(Sorry for the mess. I originally intended to make sense.)
I think there are a couple of reasons we have our best ideas in the shower. For one, it’s boring rote work, and boredom is to creativity as coffee with oatmeal is to my colon. For another, the heat really gets your blood moving, and your brain has no other use for all that extra oxygen than creativity, as mentioned.
So I thought earlier today. Then I stepped into the shower and had possibly the worst idea in my life. Being a philosophical sort who gets offended by inconsistency, that put me in a real pickle.
Oh right, the idea. I want to go back to the University of Michigan and finish a degree in nuclear engineering. What, you were thinking the title was salesmanship?
Self-destruction through perfectionism
But the more I consider it, the more sense it makes. The question “Should I do it?” immediately reduces to “Can I do it?” No really, it does. You can try it even.
For instance, the most obvious problem is my pathological hatred for universities, as explained many times previously. I still believe they destroy minds and lives and commit countless innocents to lives of corporate indenture. I believe they are a perversion and a plague upon Western civilization, the incorporate murderers of intellectual discourse.
This hatred tends to send me into a depressive spiral of death within about six weeks of the semester’s beginning. Not an exaggeration either, I have the legitimate diagnosis to prove it. That number historically decreased with each subsequent semester and, when I gave it my last shot in the winter semester of 2011, I spent the second week bedridden. Now, my calculus ain’t what it used to be, but I know a negative first derivative when I see one.
But something really strange has happened too; one year later, I’m a completely different person. It’s not just that my prefrontal cortex is still developing, it’s something else. I think it’s the beginning of wisdom.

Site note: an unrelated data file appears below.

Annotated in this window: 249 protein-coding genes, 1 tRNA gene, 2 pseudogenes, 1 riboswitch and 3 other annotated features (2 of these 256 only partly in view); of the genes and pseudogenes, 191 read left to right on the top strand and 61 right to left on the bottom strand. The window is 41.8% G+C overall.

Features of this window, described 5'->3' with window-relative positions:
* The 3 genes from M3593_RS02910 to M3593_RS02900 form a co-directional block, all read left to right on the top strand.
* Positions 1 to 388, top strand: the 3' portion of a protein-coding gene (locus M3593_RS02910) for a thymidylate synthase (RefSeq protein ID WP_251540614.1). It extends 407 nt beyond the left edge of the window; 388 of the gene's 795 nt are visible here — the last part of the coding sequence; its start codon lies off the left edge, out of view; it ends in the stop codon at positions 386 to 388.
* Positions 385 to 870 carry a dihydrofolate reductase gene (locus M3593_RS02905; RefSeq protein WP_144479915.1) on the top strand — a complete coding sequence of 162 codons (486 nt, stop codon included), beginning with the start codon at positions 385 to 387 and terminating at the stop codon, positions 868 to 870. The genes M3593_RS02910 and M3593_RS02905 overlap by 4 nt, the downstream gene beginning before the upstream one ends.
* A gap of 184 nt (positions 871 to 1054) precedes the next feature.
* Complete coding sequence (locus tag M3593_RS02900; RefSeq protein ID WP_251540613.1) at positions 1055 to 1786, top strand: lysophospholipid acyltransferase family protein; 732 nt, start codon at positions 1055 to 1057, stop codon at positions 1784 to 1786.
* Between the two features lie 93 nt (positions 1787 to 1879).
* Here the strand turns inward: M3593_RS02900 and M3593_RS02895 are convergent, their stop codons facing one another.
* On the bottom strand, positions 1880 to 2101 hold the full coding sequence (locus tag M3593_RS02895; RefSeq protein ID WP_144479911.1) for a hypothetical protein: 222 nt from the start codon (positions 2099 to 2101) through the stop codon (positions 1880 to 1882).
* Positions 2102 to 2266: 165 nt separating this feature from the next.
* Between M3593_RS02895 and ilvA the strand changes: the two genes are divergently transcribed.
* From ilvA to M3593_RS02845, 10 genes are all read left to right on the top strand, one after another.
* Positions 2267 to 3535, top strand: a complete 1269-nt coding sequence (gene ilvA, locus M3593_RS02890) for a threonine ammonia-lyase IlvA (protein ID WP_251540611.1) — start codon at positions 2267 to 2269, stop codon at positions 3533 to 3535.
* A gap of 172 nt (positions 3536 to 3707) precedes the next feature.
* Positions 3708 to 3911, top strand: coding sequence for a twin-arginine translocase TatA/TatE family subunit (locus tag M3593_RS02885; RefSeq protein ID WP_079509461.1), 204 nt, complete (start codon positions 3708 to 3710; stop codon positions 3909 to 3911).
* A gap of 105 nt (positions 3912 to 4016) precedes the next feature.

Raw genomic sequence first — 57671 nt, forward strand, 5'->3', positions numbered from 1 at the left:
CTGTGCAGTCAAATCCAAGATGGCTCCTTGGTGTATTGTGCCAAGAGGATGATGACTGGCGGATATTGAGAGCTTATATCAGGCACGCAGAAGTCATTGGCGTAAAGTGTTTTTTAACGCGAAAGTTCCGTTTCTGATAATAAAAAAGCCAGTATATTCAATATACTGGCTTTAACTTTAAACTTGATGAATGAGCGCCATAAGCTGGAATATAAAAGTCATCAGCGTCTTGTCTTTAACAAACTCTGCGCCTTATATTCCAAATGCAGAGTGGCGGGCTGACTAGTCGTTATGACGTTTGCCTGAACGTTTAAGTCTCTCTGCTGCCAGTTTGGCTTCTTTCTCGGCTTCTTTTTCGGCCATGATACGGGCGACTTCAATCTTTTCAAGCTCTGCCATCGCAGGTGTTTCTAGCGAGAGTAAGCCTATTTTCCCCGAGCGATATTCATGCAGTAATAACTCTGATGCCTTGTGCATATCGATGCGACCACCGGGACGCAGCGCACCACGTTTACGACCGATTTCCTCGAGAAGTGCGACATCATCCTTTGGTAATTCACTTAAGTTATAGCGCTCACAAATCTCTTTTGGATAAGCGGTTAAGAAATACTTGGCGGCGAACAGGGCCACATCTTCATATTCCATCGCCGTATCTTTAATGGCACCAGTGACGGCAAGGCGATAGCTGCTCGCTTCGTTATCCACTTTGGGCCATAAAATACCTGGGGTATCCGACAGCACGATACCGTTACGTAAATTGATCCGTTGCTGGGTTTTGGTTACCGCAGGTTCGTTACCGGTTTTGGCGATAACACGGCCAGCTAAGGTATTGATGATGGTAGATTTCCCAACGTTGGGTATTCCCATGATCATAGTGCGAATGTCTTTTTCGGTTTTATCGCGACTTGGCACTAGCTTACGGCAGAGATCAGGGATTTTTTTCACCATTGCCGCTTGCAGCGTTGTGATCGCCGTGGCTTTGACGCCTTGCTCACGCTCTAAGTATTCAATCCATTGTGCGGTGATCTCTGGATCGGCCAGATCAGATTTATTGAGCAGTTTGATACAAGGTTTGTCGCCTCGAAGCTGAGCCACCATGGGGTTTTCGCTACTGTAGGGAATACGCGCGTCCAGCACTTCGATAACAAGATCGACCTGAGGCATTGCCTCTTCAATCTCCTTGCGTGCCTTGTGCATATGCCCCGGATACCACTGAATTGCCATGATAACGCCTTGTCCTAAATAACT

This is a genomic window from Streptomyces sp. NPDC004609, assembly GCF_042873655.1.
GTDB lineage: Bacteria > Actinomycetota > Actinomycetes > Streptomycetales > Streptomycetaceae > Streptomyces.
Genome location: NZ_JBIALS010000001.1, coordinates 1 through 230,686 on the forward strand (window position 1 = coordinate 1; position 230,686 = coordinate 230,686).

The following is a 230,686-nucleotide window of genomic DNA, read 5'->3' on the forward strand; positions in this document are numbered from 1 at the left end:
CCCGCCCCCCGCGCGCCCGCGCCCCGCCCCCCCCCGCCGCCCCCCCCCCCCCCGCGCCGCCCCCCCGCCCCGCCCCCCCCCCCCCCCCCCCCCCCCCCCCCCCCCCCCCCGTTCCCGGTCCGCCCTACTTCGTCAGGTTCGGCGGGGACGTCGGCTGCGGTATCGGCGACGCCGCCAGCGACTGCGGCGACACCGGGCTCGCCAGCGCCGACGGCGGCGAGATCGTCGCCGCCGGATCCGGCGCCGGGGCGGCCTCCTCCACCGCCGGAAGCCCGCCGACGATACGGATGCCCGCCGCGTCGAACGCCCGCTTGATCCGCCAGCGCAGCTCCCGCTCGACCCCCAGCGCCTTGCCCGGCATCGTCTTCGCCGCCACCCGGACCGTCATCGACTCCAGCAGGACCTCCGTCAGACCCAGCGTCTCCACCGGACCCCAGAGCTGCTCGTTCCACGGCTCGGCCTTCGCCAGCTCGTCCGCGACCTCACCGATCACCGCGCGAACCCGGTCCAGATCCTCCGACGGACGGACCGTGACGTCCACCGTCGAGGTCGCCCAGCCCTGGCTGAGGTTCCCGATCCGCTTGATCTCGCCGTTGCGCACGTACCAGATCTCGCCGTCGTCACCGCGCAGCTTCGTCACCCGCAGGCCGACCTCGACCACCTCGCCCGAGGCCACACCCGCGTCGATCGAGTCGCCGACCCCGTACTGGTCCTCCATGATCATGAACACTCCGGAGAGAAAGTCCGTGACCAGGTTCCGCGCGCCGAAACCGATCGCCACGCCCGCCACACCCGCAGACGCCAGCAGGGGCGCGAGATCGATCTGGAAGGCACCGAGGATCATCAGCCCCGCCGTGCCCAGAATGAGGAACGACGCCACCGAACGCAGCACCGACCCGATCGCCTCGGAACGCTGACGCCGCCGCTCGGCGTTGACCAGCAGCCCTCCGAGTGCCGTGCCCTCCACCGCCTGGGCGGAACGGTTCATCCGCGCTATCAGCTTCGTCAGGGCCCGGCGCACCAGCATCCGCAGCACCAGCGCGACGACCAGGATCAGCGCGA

Wisdom through tragedy
I don’t believe God has a perfect little plan for my life, but it would be dishonest to deny that nothing ever opened my eyes to the truth like my complete self-destruction. If God can use such a disaster to make me realize how foolish I am- how foolish we all are, really- then I believe he can do anything he wants, at all.
In my anguish, I sought to understand what had happened. When the storm came, it washed away the sand and with it, all my plans and hard work. I had believed that perseverance and hard work were all I needed, and never even asked “to what end all this perseverance and hard work?” I finally began learning about life and adulthood, about lying and society and expectations, about clashing interests and philosophies and the weaknesses of authority, about people. What I learned enraged me.
But I kept learning. I learned a little about economics and history and politics and the business of war. (And, having learned that such a business exists, I shudder to think of the bloody path I nearly tread.) I stumbled across Game, and learned what makes women tick. I learned that most of what my parents and teachers and pastors taught me were nothing but pretty lies. It fueled the hatred in me even more.